03 August 2015

Mark Warburton just gets 'it'


by Alex Oliver | Contributor

Mark Warburton just gets it.

I’m writing this with a big smile on my face, the positive vibes amongst the support are as high as I’ve seen them in ages. This is the break we as fans deserve for all the shit we’ve been through. Apologies for the colourful language, but it’s the only way to sum up the previous four years.

I have touched on culture change in previous blogs (you can read them: here and another one: here); Mark Warburton is getting this right to a T. Of course effective change doesn’t take place at the drop of a (magic) hat, but the transformation we’ve undertaken in under two months is staggering.

At a basic level Warburton has transformed Rangers from a high performance team to a high performing team. The over-riding reason for this can probably be attributed to his football philosophy. But having a philosophy alone is not enough; people need to buy into it for it to work. This predominantly applies to the players, but as we have seen with the relative overhaul in the squad this has been less of a sticking point. 

The spine of the side is mainly what Warburton has brought in, thus almost certainly buy into what Warburton is trying to achieve here. Of the players that remain, Kenny Miller to me sticks out more than anyone to be the one conveying the messages passed down from the management aka a cultural architect. So here, we’ve already got the team functioning in an effective manner. Although we are not quite there yet the early signs are absolutely positive. When this team clicks, we will be capable of matching anyone.

The environment, of course, is changing but it takes more than a swish of a wand. The right training environment does develop anyone’s ability in a given domain. Subsequently, creating an optimal training environment will in time produce high performing players, and if the team training is right will produce a high performing team. 

It’s been documented that Warburton is in the Auchenhowie training complex at 6 a.m. every morning. Sipping a cup of coffee at his desk, Warburton is already planning for the training and games ahead. As the old saying goes, ‘you get out what you put in’, with the coaching staff putting this much planning and preparation into performance, you would expect it to be contusive of favourable outcomes. The early evidence suggests that this is indeed the case. The training environment is hidden away, so I can’t really comment on it in further detail, but from the outside looking in it appears to be working.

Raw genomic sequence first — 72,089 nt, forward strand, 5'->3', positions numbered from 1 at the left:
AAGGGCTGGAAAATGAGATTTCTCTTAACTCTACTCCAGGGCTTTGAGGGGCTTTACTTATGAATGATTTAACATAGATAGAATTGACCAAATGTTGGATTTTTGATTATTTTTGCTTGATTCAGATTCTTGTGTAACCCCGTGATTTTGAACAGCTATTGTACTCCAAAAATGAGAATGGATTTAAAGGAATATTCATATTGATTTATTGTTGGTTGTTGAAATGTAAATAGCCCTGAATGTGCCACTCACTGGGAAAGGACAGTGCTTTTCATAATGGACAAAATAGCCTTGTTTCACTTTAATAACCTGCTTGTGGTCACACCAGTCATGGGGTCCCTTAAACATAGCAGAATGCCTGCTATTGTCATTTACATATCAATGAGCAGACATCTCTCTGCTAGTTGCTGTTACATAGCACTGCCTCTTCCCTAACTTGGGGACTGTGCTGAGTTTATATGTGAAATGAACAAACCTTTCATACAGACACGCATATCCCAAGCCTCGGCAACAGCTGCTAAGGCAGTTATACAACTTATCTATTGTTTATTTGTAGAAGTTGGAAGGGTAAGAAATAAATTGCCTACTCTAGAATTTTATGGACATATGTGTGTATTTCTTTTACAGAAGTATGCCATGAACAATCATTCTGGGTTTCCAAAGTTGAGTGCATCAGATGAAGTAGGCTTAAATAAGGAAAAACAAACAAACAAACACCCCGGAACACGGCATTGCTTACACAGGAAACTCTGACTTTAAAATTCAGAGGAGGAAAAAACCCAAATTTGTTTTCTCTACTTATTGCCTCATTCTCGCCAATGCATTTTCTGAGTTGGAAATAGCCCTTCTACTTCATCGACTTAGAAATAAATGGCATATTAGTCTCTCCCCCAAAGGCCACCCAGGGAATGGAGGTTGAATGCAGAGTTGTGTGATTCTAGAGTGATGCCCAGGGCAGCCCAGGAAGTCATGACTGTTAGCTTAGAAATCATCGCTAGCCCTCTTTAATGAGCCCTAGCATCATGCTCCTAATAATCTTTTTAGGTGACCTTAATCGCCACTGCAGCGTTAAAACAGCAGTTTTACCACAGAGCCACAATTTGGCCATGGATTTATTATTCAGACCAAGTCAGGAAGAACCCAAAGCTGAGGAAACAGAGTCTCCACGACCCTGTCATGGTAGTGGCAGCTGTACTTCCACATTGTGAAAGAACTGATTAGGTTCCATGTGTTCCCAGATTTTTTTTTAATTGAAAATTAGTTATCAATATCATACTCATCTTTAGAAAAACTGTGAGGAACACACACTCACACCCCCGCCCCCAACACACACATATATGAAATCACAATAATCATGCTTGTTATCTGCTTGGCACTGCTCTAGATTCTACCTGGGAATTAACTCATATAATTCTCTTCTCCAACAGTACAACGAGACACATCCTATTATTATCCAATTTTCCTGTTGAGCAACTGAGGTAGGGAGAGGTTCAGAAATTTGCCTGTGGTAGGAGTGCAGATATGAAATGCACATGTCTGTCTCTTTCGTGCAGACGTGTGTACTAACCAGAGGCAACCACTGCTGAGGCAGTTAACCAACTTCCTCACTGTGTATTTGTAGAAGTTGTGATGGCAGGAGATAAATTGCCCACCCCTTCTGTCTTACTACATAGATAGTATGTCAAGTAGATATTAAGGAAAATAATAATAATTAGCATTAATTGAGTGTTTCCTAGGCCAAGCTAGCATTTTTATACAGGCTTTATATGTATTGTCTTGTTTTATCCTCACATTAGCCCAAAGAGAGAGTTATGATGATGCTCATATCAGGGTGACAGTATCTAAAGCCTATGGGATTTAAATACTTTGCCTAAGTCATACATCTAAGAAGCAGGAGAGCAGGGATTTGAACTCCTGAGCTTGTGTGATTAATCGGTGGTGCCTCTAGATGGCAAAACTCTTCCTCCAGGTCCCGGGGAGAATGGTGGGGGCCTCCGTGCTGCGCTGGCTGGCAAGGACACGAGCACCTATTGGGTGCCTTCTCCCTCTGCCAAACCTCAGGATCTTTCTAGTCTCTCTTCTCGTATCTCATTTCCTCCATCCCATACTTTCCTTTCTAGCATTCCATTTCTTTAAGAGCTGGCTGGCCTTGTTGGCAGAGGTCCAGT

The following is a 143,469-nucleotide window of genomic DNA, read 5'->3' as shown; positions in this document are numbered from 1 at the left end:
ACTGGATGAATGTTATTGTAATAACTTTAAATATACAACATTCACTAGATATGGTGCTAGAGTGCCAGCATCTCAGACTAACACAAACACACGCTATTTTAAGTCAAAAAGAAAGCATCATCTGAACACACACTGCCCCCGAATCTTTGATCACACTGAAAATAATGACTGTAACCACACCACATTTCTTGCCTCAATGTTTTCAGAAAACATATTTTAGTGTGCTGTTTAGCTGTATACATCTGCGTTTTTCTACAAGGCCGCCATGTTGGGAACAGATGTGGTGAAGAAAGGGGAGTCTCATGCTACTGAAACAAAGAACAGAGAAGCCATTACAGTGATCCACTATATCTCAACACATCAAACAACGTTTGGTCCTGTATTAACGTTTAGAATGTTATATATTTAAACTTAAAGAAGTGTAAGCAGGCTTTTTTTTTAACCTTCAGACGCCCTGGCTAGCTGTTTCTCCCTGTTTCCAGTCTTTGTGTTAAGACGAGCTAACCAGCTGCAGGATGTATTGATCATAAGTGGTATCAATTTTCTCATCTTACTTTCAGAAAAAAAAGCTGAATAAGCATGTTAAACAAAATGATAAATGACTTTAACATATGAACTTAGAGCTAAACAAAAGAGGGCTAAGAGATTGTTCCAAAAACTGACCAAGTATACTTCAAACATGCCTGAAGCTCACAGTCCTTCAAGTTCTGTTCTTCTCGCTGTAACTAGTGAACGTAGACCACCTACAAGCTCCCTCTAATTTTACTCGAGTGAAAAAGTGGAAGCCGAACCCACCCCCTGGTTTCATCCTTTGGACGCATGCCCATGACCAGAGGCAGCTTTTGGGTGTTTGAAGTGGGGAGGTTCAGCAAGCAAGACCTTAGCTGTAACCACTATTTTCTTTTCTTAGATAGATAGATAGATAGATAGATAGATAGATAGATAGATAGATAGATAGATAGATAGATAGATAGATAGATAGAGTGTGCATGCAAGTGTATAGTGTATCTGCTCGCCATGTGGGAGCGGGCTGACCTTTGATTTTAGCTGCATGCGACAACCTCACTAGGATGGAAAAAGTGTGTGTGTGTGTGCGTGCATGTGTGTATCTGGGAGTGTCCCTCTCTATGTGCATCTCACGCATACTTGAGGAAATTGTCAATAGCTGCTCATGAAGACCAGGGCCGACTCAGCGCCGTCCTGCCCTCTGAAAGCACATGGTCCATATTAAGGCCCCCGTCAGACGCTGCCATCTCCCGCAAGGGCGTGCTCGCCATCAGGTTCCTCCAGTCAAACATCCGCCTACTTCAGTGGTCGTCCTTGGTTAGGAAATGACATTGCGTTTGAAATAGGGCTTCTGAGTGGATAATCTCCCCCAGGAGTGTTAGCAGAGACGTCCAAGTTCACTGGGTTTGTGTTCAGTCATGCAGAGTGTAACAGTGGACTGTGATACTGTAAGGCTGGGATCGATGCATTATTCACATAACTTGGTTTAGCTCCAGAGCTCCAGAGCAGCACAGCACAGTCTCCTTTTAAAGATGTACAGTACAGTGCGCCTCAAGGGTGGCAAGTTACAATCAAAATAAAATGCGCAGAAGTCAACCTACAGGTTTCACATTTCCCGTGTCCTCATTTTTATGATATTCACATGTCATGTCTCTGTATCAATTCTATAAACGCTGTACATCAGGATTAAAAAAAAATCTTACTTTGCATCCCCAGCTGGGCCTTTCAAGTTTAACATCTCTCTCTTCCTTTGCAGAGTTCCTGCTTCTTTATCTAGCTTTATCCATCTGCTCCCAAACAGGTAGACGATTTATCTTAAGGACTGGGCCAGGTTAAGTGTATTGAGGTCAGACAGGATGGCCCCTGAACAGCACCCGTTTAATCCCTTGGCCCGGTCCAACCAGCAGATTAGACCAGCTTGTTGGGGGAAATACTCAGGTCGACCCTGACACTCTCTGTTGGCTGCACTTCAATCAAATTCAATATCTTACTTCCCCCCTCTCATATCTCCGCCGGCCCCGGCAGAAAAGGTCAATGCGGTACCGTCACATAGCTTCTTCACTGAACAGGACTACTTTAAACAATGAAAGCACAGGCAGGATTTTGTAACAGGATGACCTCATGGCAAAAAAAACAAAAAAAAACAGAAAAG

In order to make such an environment work, high quality coaches are required. I’m fairly confident we possess two excellent coaches in Mark Warburton and Davie Weir. But for the purposes of this blog to keep it reasonably short and sweet, we can look to Warburton as a coach. There are many key skills identified in sports psychology literature pertaining to effective coaching. I plan to create a profile of Mark Warburton at a later date which will explore these and elaborate on them in further detail.

Communication involves the likes of knowing your player; the construction of a solid working relationship and allows a player and coach to know what each expects from one and other. Several players have mentioned that Warburton has spoken to players individually, the manager exploring what each player wanted, and what player aimed to achieve. It seems really basic stuff, which it is! However, it’s something which is required if we’re going to have everyone in the team pulling in the same direction; something which did not appear to happen in recent years. And in order to get people pulling in the same direction – embedding such philosophies – it is almost certain that Warburton will have set a series of targets for players, individually, and the team to achieve. The assessment of these will be on-going and under constant review.

This leads us towards goal setting. Goal setting is a powerful and frequently used motivational tool which possesses a lot of empirical support. When it comes to what uses they have for Rangers, there are undoubtedly several. More immediate term goals are likely to be centred on achieving the new style of football to a set standard – passing completion and chance conversion, for example. These act as a stepping stone and a staged progress to a long-term goal (a change in football philosophy) but should offer some challenge to the team too. A team is likely to have public goals e.g. win the league, but will also have goals which are kept privately within a team.

With the league season just about to get underway and two positive cup results in the bag fans are upbeat for the season ahead. From my perspective as a fan, I’m buzzing. From my perspective as a psychologist, I’m buzzing. Warburton knows how a team environment works, he knows how to get the best out of players, he knows what the fans want, and he knows what skills he needs to manage. But most of all, Mark Warburton knows what it means to manage the club.

In short, Mr. Warburton just gets it.

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